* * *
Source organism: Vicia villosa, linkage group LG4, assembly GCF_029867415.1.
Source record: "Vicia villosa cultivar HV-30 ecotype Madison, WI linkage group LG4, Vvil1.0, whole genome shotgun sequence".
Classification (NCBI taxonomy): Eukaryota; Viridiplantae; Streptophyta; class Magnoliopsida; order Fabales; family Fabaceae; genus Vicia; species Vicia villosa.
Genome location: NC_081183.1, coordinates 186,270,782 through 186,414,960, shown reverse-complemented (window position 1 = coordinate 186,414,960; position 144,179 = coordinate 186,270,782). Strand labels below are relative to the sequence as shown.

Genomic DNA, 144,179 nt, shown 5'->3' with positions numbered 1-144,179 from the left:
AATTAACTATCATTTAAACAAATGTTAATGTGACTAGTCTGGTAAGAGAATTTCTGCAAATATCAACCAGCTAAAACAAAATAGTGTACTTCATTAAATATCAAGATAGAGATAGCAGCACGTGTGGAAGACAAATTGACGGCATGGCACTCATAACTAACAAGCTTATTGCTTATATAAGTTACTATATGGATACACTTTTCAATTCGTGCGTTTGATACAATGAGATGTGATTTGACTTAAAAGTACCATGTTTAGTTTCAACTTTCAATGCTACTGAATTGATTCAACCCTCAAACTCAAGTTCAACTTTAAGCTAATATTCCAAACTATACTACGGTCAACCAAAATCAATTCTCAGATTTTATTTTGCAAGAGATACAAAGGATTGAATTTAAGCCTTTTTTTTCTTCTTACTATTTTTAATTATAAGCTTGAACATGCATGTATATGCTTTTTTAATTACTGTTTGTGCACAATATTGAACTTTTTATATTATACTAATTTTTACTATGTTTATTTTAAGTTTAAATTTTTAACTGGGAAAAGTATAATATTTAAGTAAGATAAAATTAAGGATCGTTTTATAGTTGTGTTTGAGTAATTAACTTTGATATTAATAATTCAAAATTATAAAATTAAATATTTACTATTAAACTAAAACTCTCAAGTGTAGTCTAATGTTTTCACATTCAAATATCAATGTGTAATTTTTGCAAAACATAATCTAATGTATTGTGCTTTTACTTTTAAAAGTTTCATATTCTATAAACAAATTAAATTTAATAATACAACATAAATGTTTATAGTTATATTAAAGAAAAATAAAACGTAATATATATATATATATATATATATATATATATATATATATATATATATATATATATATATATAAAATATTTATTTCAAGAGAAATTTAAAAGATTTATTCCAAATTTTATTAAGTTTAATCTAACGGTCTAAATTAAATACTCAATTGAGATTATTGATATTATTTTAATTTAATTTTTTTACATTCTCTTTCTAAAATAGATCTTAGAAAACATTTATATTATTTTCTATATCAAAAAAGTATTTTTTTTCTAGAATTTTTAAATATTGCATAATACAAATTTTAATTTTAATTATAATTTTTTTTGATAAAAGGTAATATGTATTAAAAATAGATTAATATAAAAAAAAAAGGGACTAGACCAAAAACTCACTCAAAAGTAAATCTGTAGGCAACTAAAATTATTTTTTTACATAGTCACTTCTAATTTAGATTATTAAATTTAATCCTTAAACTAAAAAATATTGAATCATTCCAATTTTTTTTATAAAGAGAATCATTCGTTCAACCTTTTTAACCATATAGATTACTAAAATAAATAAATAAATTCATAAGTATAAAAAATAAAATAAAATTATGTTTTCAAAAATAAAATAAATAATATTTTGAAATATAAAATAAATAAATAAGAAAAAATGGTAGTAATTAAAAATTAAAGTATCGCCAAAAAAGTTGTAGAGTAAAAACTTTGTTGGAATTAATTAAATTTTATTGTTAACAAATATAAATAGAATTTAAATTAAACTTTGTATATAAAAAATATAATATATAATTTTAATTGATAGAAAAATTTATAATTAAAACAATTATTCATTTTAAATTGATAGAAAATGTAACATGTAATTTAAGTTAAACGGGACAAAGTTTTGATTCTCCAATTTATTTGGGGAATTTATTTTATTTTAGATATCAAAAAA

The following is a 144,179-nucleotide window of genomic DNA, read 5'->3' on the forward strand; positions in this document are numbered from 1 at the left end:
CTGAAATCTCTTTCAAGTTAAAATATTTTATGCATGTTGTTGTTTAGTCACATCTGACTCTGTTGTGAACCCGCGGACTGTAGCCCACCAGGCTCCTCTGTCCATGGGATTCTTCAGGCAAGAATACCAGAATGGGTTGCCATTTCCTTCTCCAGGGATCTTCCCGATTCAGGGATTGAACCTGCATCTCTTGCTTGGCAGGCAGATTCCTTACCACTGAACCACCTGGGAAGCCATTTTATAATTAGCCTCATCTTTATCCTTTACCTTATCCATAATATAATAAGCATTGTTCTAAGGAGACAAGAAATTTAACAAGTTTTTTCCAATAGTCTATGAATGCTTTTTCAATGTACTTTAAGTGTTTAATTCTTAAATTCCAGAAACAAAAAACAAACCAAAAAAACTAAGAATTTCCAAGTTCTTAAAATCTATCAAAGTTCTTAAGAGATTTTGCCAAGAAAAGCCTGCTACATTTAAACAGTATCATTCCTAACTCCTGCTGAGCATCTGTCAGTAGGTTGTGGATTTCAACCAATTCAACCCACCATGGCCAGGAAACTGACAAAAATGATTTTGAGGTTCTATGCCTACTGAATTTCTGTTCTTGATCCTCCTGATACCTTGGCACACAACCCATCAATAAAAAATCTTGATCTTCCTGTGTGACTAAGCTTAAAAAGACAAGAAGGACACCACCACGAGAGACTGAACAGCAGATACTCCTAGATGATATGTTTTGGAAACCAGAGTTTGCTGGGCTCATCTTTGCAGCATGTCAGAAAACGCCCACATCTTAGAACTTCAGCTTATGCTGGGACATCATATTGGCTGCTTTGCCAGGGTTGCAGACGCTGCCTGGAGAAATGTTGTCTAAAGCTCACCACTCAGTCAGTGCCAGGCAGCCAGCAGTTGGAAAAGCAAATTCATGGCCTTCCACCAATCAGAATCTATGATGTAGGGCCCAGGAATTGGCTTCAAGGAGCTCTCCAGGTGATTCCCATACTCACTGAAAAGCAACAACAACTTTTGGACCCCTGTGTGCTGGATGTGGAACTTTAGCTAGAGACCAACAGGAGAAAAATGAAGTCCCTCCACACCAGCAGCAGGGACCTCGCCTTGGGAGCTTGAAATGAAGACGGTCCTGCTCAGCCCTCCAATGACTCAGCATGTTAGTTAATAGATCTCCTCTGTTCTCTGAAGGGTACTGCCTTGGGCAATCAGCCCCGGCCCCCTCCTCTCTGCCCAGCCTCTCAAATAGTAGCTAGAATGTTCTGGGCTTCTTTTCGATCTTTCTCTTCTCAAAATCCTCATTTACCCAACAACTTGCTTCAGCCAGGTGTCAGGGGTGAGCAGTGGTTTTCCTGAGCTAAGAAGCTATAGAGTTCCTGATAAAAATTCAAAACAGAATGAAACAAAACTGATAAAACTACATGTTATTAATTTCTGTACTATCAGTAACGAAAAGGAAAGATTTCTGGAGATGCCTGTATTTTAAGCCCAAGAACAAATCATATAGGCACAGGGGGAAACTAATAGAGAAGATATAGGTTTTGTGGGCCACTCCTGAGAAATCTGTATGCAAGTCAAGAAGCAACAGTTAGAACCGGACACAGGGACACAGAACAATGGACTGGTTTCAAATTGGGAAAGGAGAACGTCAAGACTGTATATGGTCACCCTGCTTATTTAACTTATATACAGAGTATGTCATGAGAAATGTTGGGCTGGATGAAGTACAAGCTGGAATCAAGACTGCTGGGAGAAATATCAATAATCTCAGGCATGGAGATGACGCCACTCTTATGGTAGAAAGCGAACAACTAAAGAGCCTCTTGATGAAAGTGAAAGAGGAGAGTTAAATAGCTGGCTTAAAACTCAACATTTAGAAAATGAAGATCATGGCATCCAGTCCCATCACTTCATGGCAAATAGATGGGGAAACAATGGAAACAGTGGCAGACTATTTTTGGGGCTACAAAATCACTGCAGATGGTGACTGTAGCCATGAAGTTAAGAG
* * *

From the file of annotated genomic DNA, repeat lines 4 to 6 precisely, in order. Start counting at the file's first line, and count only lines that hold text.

Genome location: NC_081183.1, coordinates 186,270,782 through 186,414,960, shown reverse-complemented (window position 1 = coordinate 186,414,960; position 144,179 = coordinate 186,270,782). Strand labels below are relative to the sequence as shown.

Genomic DNA, 144,179 nt, shown 5'->3' with positions numbered 1-144,179 from the left:
AATTAACTATCATTTAAACAAATGTTAATGTGACTAGTCTGGTAAGAGAATTTCTGCAAATATCAACCAGCTAAAACAAAATAGTGTACTTCATTAAATATCAAGATAGAGATAGCAGCACGTGTGGAAGACAAATTGACGGCATGGCACTCATAACTAACAAGCTTATTGCTTATATAAGTTACTATATGGATACACTTTTCAATTCGTGCGTTTGATACAATGAGATGTGATTTGACTTAAAAGTACCATGTTTAGTTTCAACTTTCAATGCTACTGAATTGATTCAACCCTCAAACTCAAGTTCAACTTTAAGCTAATATTCCAAACTATACTACGGTCAACCAAAATCAATTCTCAGATTTTATTTTGCAAGAGATACAAAGGATTGAATTTAAGCCTTTTTTTTCTTCTTACTATTTTTAATTATAAGCTTGAACATGCATGTATATGCTTTTTTAATTACTGTTTGTGCACAATATTGAACTTTTTATATTATACTAATTTTTACTATGTTTATTTTAAGTTTAAATTTTTAACTGGGAAAAGTATAATATTTAAGTAAGATAAAATTAAGGATCGTTTTATAGTTGTGTTTGAGTAATTAACTTTGATATTAATAATTCAAAATTATAAAATTAAATATTTACTATTAAACTAAAACTCTCAAGTGTAGTCTAATGTTTTCACATTCAAATATCAATGTGTAATTTTTGCAAAACATAATCTAATGTATTGTGCTTTTACTTTTAAAAGTTTCATATTCTATAAACAAATTAAATTTAATAATACAACATAAATGTTTATAGTTATATTAAAGAAAAATAAAACGTAATATATATATATATATATATATATATATATATATATATATATATATATATATATATATATATAAAATATTTATTTCAAGAGAAATTTAAAAGATTTATTCCAAATTTTATTAAGTTTAATCTAACGGTCTAAATTAAATACTCAATTGAGATTATTGATATTATTTTAATTTAATTTTTTTACATTCTCTTTCTAAAATAGATCTTAGAAAACATTTATATTATTTTCTATATCAAAAAAGTATTTTTTTTCTAGAATTTTTAAATATTGCATAATACAAATTTTAATTTTAATTATAATTTTTTTTGATAAAAGGTAATATGTATTAAAAATAGATTAATATAAAAAAAAAAGGGACTAGACCAAAAACTCACTCAAAAGTAAATCTGTAGGCAACTAAAATTATTTTTTTACATAGTCACTTCTAATTTAGATTATTAAATTTAATCCTTAAACTAAAAAATATTGAATCATTCCAATTTTTTTTATAAAGAGAATCATTCGTTCAACCTTTTTAACCATATAGATTACTAAAATAAATAAATAAATTCATAAGTATAAAAAATAAAATAAAATTATGTTTTCAAAAATAAAATAAATAATATTTTGAAATATAAAATAAATAAATAAGAAAAAATGGTAGTAATTAAAAATTAAAGTATCGCCAAAAAAGTTGTAGAGTAAAAACTTTGTTGGAATTAATTAAATTTTATTGTTAACAAATATAAATAGAATTTAAATTAAACTTTGTATATAAAAAATATAATATATAATTTTAATTGATAGAAAAATTTATAATTAAAACAATTATTCATTTTAAATTGATAGAAAATGTAACATGTAATTTAAGTTAAACGGGACAAAGTTTTGATTCTCCAATTTATTTGGGGAATTTATTTTATTTTAGATATCAAAAAA